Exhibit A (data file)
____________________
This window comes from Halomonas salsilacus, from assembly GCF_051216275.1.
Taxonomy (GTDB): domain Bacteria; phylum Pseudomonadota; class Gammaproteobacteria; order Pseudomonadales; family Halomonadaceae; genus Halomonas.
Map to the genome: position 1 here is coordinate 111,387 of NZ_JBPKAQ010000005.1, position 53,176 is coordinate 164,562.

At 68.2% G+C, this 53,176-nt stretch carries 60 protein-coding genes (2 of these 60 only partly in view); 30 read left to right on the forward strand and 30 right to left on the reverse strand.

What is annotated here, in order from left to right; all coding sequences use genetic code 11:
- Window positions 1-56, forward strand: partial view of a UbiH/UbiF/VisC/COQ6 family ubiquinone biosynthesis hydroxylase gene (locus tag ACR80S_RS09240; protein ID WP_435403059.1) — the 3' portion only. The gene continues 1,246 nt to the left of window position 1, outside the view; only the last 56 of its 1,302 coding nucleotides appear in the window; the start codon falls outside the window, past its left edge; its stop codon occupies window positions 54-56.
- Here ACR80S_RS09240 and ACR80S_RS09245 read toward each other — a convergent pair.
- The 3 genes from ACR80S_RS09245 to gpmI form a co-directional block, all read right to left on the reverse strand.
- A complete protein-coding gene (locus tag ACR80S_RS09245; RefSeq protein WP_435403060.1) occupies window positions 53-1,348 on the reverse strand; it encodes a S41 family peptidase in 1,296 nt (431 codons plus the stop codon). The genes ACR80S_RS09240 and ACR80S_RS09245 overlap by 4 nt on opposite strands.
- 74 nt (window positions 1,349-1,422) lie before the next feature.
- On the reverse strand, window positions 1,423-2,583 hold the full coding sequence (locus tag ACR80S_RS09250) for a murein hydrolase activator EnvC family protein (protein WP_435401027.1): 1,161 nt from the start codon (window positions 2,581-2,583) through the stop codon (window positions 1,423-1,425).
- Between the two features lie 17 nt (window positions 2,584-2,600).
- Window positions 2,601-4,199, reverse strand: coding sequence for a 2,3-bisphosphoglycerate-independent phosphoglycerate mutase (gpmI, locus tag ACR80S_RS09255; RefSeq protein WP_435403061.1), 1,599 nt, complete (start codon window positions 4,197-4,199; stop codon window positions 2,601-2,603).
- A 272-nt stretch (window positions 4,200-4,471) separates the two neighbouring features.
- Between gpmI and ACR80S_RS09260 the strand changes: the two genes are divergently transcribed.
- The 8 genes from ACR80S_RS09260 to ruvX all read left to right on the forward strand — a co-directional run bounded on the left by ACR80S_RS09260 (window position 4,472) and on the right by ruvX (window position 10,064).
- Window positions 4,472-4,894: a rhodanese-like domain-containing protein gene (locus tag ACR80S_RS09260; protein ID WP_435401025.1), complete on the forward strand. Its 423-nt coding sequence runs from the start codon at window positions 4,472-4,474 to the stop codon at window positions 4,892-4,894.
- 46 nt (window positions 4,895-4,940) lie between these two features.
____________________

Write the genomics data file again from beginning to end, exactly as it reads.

This window comes from Halomonas salsilacus, from assembly GCF_051216275.1.
Taxonomy (GTDB): domain Bacteria; phylum Pseudomonadota; class Gammaproteobacteria; order Pseudomonadales; family Halomonadaceae; genus Halomonas.
Map to the genome: position 1 here is coordinate 111,387 of NZ_JBPKAQ010000005.1, position 53,176 is coordinate 164,562.

At 68.2% G+C, this 53,176-nt stretch carries 60 protein-coding genes (2 of these 60 only partly in view); 30 read left to right on the forward strand and 30 right to left on the reverse strand.

What is annotated here, in order from left to right; all coding sequences use genetic code 11:
- Window positions 1-56, forward strand: partial view of a UbiH/UbiF/VisC/COQ6 family ubiquinone biosynthesis hydroxylase gene (locus tag ACR80S_RS09240; protein ID WP_435403059.1) — the 3' portion only. The gene continues 1,246 nt to the left of window position 1, outside the view; only the last 56 of its 1,302 coding nucleotides appear in the window; the start codon falls outside the window, past its left edge; its stop codon occupies window positions 54-56.
- Here ACR80S_RS09240 and ACR80S_RS09245 read toward each other — a convergent pair.
- The 3 genes from ACR80S_RS09245 to gpmI form a co-directional block, all read right to left on the reverse strand.
- A complete protein-coding gene (locus tag ACR80S_RS09245; RefSeq protein WP_435403060.1) occupies window positions 53-1,348 on the reverse strand; it encodes a S41 family peptidase in 1,296 nt (431 codons plus the stop codon). The genes ACR80S_RS09240 and ACR80S_RS09245 overlap by 4 nt on opposite strands.
- 74 nt (window positions 1,349-1,422) lie before the next feature.
- On the reverse strand, window positions 1,423-2,583 hold the full coding sequence (locus tag ACR80S_RS09250) for a murein hydrolase activator EnvC family protein (protein WP_435401027.1): 1,161 nt from the start codon (window positions 2,581-2,583) through the stop codon (window positions 1,423-1,425).
- Between the two features lie 17 nt (window positions 2,584-2,600).
- Window positions 2,601-4,199, reverse strand: coding sequence for a 2,3-bisphosphoglycerate-independent phosphoglycerate mutase (gpmI, locus tag ACR80S_RS09255; RefSeq protein WP_435403061.1), 1,599 nt, complete (start codon window positions 4,197-4,199; stop codon window positions 2,601-2,603).
- A 272-nt stretch (window positions 4,200-4,471) separates the two neighbouring features.
- Between gpmI and ACR80S_RS09260 the strand changes: the two genes are divergently transcribed.
- The 8 genes from ACR80S_RS09260 to ruvX all read left to right on the forward strand — a co-directional run bounded on the left by ACR80S_RS09260 (window position 4,472) and on the right by ruvX (window position 10,064).
- Window positions 4,472-4,894: a rhodanese-like domain-containing protein gene (locus tag ACR80S_RS09260; protein ID WP_435401025.1), complete on the forward strand. Its 423-nt coding sequence runs from the start codon at window positions 4,472-4,474 to the stop codon at window positions 4,892-4,894.
- 46 nt (window positions 4,895-4,940) lie between these two features.